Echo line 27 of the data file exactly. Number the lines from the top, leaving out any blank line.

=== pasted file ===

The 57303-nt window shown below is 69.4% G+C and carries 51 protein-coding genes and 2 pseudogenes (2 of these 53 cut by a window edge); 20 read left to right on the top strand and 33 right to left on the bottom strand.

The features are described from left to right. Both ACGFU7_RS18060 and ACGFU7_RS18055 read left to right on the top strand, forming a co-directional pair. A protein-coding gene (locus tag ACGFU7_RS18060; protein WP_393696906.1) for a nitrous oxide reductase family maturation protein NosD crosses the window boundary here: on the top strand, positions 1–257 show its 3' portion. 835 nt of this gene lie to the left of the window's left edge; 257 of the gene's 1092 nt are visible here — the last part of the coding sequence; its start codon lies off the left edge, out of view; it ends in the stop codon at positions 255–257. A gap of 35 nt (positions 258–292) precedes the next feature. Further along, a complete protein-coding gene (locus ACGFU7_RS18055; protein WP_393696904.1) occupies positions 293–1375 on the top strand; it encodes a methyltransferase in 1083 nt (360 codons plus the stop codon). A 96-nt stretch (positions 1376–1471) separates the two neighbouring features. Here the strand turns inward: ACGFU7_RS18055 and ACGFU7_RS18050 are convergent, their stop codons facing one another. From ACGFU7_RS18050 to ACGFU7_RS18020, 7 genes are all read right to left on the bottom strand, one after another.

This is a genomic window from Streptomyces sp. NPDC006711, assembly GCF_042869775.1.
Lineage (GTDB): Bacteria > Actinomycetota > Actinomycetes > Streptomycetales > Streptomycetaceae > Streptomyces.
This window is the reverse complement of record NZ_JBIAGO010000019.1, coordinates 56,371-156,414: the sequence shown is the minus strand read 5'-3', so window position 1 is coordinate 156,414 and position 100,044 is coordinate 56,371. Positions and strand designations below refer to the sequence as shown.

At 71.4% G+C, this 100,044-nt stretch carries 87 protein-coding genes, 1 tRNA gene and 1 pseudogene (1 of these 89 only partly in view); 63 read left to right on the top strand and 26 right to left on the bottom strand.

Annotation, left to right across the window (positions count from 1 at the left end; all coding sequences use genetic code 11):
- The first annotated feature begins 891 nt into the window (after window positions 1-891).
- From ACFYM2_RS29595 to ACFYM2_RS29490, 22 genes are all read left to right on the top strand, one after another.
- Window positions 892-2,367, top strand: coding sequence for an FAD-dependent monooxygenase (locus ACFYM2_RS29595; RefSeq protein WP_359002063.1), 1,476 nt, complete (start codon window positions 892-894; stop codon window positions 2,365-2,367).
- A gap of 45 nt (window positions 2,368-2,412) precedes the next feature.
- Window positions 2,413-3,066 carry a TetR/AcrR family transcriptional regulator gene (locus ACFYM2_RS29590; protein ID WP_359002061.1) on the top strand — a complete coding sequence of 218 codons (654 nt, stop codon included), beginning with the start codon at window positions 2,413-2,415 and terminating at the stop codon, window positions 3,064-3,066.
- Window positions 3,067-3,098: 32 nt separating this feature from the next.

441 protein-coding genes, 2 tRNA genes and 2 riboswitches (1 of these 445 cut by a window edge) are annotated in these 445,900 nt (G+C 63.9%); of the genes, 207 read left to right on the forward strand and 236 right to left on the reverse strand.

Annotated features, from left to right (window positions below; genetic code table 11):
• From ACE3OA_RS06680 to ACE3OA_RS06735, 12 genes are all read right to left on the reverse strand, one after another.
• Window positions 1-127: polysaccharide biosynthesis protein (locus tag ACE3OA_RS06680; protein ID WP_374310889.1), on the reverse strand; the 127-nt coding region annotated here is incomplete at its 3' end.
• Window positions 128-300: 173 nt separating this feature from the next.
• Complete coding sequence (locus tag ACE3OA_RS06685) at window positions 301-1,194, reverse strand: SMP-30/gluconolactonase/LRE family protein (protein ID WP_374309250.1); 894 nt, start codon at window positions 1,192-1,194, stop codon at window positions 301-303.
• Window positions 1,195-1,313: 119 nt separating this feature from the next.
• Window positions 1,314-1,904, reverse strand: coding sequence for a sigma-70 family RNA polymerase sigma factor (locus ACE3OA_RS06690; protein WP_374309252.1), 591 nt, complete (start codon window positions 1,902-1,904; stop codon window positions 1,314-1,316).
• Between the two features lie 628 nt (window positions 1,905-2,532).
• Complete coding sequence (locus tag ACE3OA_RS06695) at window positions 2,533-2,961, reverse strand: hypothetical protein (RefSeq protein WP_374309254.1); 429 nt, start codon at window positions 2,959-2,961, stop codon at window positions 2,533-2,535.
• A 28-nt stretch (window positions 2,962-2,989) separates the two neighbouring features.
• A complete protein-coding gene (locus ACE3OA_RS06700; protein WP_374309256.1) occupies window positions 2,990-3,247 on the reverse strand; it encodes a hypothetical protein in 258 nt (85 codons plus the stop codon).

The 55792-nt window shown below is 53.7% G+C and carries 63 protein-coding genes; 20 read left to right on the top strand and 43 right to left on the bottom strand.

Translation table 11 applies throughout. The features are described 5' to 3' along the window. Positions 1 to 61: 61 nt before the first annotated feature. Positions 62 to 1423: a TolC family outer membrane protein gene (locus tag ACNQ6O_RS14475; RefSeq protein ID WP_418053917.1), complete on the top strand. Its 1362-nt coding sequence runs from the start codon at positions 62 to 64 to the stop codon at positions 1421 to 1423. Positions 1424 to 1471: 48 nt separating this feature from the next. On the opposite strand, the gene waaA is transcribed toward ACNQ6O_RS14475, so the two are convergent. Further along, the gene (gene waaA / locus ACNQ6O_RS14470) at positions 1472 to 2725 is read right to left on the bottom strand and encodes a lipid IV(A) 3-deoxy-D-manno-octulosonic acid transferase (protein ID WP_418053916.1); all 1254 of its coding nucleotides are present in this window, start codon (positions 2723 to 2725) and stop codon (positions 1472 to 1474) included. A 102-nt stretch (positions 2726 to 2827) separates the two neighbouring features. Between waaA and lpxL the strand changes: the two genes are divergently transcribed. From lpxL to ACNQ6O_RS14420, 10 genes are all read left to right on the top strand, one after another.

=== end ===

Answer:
Translation table 11 applies throughout. The features are described 5' to 3' along the window. Positions 1 to 61: 61 nt before the first annotated feature. Positions 62 to 1423: a TolC family outer membrane protein gene (locus tag ACNQ6O_RS14475; RefSeq protein ID WP_418053917.1), complete on the top strand. Its 1362-nt coding sequence runs from the start codon at positions 62 to 64 to the stop codon at positions 1421 to 1423. Positions 1424 to 1471: 48 nt separating this feature from the next. On the opposite strand, the gene waaA is transcribed toward ACNQ6O_RS14475, so the two are convergent. Further along, the gene (gene waaA / locus ACNQ6O_RS14470) at positions 1472 to 2725 is read right to left on the bottom strand and encodes a lipid IV(A) 3-deoxy-D-manno-octulosonic acid transferase (protein ID WP_418053916.1); all 1254 of its coding nucleotides are present in this window, start codon (positions 2723 to 2725) and stop codon (positions 1472 to 1474) included. A 102-nt stretch (positions 2726 to 2827) separates the two neighbouring features. Between waaA and lpxL the strand changes: the two genes are divergently transcribed. From lpxL to ACNQ6O_RS14420, 10 genes are all read left to right on the top strand, one after another.